How Does Child Support Work?
Child Support Impacts You and Your Child
During the early 2000’s, statistics reveal that nearly half of all marriages ended in a divorce. There are indications, though, that divorce rates are declining. If trends continue, some studies indicate that things are looking up with roughly just 1/3 of all marriages likely to end up in a divorce. Certainly good news because divorce is difficult, not only for the divorcing parties but maybe even more so for the child or children involved.
A divorce impacts the children in many ways - mentally, emotionally, and financially. Perhaps of all impacts, parents have the most control over the financial. As a good parent, people make it a high priority to ensure that the financial needs of their children are met even after a divorce. How well the divorcing couple works out child support could dictate how their children’s future could play out after the divorce.
What is Child Support?
Child support is the payment that a parent makes to the other, after the divorce, to represent his or her contribution to the cost of raising a child. It could, however, also be agreed upon by parents who were never married. Child support is intended to provide for a child’s basic needs and to allow the child to share in the standard of living of both parents.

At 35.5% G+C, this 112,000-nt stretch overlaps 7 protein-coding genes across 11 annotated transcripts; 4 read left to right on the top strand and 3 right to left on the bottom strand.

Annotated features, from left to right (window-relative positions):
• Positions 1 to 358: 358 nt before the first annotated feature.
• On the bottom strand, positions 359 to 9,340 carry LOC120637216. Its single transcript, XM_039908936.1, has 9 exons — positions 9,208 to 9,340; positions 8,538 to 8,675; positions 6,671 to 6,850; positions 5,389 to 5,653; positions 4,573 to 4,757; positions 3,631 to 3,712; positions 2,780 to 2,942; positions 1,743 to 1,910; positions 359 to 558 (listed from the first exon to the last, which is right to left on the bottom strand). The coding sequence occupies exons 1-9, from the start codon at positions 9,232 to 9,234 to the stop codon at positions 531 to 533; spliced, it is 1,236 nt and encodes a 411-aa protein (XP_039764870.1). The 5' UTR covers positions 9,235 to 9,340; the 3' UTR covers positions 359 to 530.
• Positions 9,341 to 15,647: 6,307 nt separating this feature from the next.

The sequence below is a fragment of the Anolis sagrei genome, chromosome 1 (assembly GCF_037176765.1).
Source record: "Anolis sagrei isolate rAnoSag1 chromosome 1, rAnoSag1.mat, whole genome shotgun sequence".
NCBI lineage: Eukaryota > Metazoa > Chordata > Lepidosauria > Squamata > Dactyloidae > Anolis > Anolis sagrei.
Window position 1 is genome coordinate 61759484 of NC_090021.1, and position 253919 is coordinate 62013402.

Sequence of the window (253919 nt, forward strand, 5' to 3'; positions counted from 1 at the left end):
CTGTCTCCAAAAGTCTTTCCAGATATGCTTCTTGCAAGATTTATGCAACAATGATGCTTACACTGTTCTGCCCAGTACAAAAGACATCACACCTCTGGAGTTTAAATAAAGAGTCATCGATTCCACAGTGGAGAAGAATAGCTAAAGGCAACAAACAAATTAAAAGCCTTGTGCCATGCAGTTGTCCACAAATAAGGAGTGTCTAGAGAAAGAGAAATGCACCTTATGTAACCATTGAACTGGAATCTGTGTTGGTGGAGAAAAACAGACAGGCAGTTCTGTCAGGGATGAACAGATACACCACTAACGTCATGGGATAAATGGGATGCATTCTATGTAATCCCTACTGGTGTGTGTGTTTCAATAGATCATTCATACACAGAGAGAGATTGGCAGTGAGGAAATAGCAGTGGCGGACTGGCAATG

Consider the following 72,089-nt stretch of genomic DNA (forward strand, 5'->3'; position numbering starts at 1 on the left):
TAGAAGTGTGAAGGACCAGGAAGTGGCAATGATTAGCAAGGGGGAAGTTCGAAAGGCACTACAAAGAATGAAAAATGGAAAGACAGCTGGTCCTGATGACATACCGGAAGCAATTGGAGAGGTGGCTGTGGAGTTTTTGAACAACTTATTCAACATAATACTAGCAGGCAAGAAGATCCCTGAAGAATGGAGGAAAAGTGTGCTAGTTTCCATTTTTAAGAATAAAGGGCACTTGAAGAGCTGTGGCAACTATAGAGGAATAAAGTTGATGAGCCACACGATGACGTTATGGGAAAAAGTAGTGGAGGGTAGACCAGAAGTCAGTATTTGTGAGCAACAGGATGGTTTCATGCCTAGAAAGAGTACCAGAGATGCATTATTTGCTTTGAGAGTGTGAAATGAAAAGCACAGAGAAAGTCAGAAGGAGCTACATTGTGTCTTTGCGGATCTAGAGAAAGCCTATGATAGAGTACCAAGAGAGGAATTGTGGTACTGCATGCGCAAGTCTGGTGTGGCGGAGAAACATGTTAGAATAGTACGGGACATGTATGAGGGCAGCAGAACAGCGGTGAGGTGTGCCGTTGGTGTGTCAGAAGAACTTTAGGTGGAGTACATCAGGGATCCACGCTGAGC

Who Pays Child Support?
Under normal circumstances, it is the non-custodial parent who pays the support to the parent who is living with and raising the child. A non-custodial parent is the parent who does not have physical custody of his or her child. He or she is required to pay a set amount each month to cover upkeep and care of the child.
In some instances, child support may likewise be stipulated in joint custody cases. For these, one parent normally has physical custody of the child for a larger percentage of the time, and the other parent will be required to pay child support payments.
How Is The Amount of Child Support Determined?
The calculation for the amount of individual child support payment takes into consideration the following:
- Combined and individual incomes of both parents
- Amount of custody time each parent is given or awarded
- Extra or special needs of the child
- Tax deductions that either parent may claim
This formula is applied not only for divorces but in paternity or domestic partnership cases as well.